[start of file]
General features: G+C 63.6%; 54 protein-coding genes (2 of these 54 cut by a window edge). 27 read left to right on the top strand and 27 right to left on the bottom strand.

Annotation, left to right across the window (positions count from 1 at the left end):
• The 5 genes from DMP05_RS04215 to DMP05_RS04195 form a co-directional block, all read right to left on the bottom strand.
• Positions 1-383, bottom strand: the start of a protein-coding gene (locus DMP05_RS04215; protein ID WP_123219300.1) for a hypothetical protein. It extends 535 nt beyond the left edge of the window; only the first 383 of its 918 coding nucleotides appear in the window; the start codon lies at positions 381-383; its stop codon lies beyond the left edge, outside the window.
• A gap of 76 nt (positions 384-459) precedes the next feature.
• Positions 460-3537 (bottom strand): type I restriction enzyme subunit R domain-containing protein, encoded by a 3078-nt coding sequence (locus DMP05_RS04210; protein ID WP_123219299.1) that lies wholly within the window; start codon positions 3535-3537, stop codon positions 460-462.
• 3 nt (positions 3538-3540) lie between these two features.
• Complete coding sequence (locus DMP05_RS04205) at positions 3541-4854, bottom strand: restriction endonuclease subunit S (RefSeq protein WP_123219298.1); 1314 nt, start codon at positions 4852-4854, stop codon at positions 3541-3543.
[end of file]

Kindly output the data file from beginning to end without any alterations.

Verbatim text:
General features: G+C 63.6%; 54 protein-coding genes (2 of these 54 cut by a window edge). 27 read left to right on the top strand and 27 right to left on the bottom strand.

Annotation, left to right across the window (positions count from 1 at the left end):
• The 5 genes from DMP05_RS04215 to DMP05_RS04195 form a co-directional block, all read right to left on the bottom strand.
• Positions 1-383, bottom strand: the start of a protein-coding gene (locus DMP05_RS04215; protein ID WP_123219300.1) for a hypothetical protein. It extends 535 nt beyond the left edge of the window; only the first 383 of its 918 coding nucleotides appear in the window; the start codon lies at positions 381-383; its stop codon lies beyond the left edge, outside the window.
• A gap of 76 nt (positions 384-459) precedes the next feature.
• Positions 460-3537 (bottom strand): type I restriction enzyme subunit R domain-containing protein, encoded by a 3078-nt coding sequence (locus DMP05_RS04210; protein ID WP_123219299.1) that lies wholly within the window; start codon positions 3535-3537, stop codon positions 460-462.
• 3 nt (positions 3538-3540) lie between these two features.
• Complete coding sequence (locus DMP05_RS04205) at positions 3541-4854, bottom strand: restriction endonuclease subunit S (RefSeq protein WP_123219298.1); 1314 nt, start codon at positions 4852-4854, stop codon at positions 3541-3543.